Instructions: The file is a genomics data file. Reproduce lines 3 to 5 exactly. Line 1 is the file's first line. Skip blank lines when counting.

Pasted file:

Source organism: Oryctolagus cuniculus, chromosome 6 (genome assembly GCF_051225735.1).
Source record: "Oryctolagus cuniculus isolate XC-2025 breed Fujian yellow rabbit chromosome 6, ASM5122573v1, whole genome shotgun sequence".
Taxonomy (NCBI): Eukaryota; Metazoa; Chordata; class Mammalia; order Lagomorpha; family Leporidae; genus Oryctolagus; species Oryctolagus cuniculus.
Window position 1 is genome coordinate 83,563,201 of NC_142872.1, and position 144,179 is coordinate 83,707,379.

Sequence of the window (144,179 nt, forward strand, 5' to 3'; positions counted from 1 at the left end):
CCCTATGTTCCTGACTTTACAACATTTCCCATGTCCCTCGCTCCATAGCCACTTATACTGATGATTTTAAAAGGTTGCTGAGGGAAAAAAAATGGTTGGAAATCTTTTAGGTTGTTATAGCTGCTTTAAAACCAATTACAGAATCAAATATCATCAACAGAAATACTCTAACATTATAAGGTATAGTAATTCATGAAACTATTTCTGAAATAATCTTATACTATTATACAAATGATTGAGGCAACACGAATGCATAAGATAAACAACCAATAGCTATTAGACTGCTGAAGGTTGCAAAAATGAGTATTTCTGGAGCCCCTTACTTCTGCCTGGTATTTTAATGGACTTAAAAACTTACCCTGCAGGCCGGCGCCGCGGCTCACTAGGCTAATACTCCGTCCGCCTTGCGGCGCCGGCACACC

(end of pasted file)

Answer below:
Taxonomy (NCBI): Eukaryota; Metazoa; Chordata; class Mammalia; order Lagomorpha; family Leporidae; genus Oryctolagus; species Oryctolagus cuniculus.
Window position 1 is genome coordinate 83,563,201 of NC_142872.1, and position 144,179 is coordinate 83,707,379.

Sequence of the window (144,179 nt, forward strand, 5' to 3'; positions counted from 1 at the left end):